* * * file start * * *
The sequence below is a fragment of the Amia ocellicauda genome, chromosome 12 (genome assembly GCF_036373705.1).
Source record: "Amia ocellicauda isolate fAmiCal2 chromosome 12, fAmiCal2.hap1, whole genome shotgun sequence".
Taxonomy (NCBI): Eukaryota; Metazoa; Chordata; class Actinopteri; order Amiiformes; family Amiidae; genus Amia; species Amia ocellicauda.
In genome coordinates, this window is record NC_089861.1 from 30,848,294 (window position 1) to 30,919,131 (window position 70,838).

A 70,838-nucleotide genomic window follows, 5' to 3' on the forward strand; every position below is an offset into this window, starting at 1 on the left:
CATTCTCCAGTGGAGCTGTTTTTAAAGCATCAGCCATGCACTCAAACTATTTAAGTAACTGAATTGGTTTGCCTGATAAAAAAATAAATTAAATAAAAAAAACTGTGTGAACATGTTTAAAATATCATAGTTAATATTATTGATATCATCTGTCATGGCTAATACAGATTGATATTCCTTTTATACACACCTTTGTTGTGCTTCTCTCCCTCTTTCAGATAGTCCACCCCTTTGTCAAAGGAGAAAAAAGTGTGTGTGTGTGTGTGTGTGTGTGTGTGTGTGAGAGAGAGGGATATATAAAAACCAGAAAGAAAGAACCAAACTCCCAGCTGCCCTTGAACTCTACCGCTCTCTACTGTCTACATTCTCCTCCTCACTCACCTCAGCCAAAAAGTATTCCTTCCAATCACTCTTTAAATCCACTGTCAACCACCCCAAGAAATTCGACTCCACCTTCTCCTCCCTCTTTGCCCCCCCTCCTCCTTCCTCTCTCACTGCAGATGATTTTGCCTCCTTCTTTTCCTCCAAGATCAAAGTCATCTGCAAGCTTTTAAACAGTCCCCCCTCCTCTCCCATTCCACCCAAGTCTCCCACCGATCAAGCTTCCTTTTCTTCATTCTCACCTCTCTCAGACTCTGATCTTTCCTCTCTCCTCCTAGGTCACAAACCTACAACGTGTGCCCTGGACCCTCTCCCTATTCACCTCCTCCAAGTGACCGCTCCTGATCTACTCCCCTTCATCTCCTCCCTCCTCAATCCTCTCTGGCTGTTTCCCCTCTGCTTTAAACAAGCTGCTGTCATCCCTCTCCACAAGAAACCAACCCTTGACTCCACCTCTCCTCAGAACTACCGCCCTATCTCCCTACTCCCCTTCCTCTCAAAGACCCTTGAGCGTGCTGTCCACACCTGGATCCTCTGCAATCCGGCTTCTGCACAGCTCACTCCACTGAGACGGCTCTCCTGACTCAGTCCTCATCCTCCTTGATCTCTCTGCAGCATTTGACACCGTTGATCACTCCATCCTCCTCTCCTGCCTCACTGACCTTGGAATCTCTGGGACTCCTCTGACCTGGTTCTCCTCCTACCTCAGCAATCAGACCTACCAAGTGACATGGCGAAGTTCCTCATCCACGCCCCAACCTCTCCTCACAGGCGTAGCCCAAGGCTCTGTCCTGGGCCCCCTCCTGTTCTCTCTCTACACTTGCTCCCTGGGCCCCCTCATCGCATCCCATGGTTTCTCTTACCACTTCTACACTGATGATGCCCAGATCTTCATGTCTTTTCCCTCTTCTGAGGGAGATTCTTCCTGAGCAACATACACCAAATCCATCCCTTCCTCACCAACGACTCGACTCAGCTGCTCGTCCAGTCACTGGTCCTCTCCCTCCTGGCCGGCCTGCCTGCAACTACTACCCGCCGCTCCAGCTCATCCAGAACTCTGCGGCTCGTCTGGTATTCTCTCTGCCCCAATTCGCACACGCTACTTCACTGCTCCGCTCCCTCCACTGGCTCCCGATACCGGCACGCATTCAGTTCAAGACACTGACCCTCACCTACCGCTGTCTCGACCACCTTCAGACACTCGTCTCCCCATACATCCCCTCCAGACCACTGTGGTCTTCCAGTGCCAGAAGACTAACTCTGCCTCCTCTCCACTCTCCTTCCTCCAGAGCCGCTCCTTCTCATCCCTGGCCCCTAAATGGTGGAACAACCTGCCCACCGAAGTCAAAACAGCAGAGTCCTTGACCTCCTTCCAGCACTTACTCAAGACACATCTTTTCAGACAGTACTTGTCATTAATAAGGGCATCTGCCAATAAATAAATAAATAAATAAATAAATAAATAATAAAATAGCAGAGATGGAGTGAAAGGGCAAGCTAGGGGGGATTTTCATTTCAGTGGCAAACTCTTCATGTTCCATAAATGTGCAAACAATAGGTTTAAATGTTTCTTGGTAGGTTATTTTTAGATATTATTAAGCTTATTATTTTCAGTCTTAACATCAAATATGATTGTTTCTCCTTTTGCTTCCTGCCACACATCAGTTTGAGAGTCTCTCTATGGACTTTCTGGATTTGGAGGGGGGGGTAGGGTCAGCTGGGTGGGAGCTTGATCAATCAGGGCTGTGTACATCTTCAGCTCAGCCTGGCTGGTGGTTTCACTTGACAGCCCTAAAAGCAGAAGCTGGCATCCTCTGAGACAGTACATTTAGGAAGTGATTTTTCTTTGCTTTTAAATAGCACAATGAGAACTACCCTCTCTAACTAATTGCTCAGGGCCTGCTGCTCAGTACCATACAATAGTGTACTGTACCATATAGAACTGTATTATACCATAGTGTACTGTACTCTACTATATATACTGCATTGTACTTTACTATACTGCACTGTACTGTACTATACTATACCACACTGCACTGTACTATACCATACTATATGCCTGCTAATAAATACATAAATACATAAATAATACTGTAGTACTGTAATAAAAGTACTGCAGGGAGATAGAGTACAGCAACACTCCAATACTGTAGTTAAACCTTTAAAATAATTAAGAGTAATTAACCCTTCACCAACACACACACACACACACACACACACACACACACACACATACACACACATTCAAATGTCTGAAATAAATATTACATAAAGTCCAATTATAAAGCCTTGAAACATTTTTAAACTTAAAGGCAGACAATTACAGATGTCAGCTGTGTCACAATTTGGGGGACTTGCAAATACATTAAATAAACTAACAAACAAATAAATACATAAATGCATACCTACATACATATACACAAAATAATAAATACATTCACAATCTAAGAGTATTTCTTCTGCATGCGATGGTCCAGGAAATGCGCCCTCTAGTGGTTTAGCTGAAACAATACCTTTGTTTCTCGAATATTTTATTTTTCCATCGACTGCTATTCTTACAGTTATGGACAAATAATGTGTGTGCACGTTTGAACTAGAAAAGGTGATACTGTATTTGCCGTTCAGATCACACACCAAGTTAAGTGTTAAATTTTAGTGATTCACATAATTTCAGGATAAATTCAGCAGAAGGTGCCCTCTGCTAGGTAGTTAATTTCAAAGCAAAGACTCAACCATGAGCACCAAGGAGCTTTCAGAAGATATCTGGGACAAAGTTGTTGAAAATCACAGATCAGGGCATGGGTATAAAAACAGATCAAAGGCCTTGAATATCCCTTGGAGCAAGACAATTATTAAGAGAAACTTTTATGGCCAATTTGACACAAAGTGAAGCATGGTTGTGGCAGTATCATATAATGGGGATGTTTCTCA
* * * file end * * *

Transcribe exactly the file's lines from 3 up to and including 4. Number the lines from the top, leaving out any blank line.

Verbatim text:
Taxonomy (NCBI): Eukaryota; Metazoa; Chordata; class Actinopteri; order Amiiformes; family Amiidae; genus Amia; species Amia ocellicauda.
In genome coordinates, this window is record NC_089861.1 from 30,848,294 (window position 1) to 30,919,131 (window position 70,838).